If you’re traveling to the US Virgin Islands on a budget, lounging around Coki Beach is a genius way to cut down on expenses. Unlike Magen Bay, there is no entry fee to visit these calm turquoise waters. You don’t even need to rent a car or to catch a private taxi from Charlotte Amalie to get there. You can reach the beach with its West Indies vibe by hailing one of the many safari taxis doing loops around the island. The cost from downtown is $2 per passenger. A private taxi on the other hand would set you back around $10 per person depending on how good your negotiating skills are.
Once there, you can plop down on the sand, or rent a chair from one of the many local shacks lining the beach. The price for a chaise lounger is $5 a day and an extra $10 for an umbrella to block the shade. If you’re smart, you’ll find a spot under a tree and take up residence there, or fork over the five singles and drag your chair into the shaded area. Those palm trees aren’t just for decorations.
Drinks however is where you can rack up a tab relatively fast. No matter where you go on the beach, you’re looking at dropping $8-10 for a frozen beverage, or $4 for a beer. If you plan on drinking all day, it might be wiser to bring a bottle of Cruzan Rum with you and an ice chest. That being said, the bartenders have heavy hands around these parts so if you decide to purchase a drink, it’s not exactly a rip-off when you see the portion of alcohol going into your cup.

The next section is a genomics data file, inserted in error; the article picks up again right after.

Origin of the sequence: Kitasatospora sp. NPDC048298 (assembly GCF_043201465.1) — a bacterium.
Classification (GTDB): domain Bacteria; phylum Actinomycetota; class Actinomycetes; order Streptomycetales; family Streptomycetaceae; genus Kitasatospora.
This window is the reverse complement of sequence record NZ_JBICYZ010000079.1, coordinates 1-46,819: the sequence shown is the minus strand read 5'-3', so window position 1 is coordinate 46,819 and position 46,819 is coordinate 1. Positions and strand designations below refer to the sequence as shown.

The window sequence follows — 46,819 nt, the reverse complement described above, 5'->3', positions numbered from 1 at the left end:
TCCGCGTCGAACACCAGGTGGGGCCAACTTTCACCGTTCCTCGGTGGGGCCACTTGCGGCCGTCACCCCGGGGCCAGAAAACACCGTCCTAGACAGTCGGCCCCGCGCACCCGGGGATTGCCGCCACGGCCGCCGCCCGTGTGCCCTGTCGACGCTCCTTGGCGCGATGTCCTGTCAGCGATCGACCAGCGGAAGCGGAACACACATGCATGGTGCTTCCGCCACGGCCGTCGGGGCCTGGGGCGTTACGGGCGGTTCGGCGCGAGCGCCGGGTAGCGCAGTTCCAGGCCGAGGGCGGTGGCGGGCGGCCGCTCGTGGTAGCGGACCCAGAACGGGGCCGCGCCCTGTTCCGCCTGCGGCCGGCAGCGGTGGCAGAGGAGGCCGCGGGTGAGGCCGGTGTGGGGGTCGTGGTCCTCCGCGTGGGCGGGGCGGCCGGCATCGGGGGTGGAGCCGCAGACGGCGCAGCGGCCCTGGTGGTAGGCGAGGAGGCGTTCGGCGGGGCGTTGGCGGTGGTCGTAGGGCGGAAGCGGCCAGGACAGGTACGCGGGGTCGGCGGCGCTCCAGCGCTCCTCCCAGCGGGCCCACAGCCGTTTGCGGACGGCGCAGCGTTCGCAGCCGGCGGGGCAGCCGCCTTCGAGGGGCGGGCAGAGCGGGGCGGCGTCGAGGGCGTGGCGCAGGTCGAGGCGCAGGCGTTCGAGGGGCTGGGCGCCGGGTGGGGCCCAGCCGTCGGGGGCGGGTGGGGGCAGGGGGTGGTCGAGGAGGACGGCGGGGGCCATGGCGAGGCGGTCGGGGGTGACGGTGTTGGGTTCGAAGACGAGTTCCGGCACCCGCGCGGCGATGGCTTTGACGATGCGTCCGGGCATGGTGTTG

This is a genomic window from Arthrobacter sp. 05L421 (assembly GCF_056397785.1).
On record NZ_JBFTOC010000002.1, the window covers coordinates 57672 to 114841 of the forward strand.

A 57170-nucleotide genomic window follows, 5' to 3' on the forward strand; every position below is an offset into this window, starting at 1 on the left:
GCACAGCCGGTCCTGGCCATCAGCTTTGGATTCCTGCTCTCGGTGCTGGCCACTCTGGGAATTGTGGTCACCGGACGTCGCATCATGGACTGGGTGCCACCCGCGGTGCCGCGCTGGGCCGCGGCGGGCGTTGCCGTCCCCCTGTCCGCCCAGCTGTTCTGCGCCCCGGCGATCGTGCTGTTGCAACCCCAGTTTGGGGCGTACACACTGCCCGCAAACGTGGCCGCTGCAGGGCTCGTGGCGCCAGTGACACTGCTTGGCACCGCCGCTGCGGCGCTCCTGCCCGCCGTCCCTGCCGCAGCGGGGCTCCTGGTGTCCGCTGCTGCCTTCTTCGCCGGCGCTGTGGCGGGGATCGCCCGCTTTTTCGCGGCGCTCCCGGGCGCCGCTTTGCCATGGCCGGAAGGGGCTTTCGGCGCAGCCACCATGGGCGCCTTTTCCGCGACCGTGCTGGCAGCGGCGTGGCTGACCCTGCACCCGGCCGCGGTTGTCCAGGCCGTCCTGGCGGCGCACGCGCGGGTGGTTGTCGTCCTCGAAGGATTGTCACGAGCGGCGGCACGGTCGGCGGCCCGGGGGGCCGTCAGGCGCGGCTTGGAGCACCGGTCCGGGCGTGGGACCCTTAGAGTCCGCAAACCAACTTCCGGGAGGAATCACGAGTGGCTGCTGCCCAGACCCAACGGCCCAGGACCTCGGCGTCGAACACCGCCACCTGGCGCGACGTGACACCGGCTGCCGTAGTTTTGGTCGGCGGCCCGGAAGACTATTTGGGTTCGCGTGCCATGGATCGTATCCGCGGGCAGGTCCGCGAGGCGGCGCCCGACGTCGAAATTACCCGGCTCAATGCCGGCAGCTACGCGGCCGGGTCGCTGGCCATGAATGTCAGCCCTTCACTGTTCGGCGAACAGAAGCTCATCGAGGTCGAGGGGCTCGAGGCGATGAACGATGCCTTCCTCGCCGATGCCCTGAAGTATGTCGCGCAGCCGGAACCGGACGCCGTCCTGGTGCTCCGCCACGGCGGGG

If I had to pick a spot to drink, it would be Catch of the Day. This particular bar is popular with the locals, in fact, if you’re a tourist, you’re likely the odd one putting in an order. Behind the bar, a young man named Elijah mixes all kinds of concoctions while spinning everything from Bob Marley to Tupac. “This side of the beach is where the locals hang, the other side of the beach is where the tourists go. You can tell by the shacks and how they’re constructed. That side is run by the government, these are the folks that live here,” he explains.
For those of you interested in water sports, plenty of places rent snorkels, masks and fins for the day. Individually, the pieces are $5 each, or $10 for the entire package. There’s even scuba gear available although I didn’t price that while I was there. You’ll also spot the occasional muscular surfer dude pushing boogie and paddle boards. The snorkeling is good in these parts, some say the best on St. Thomas so you might want to lean in that direction if you’re looking for an adventure before, between or after your ninth daiquiri.
What appealed to me about Coki Beach is how beautiful it is and how quiet it gets after 3 p.m. That’s when the horde of tourists return to their cruise ships. I went from being in the water with about one hundred people early in the day to having the entire beach to myself by 3:30. St. Thomas can get crowded when ships are in town, so a respite from the tourists is welcome.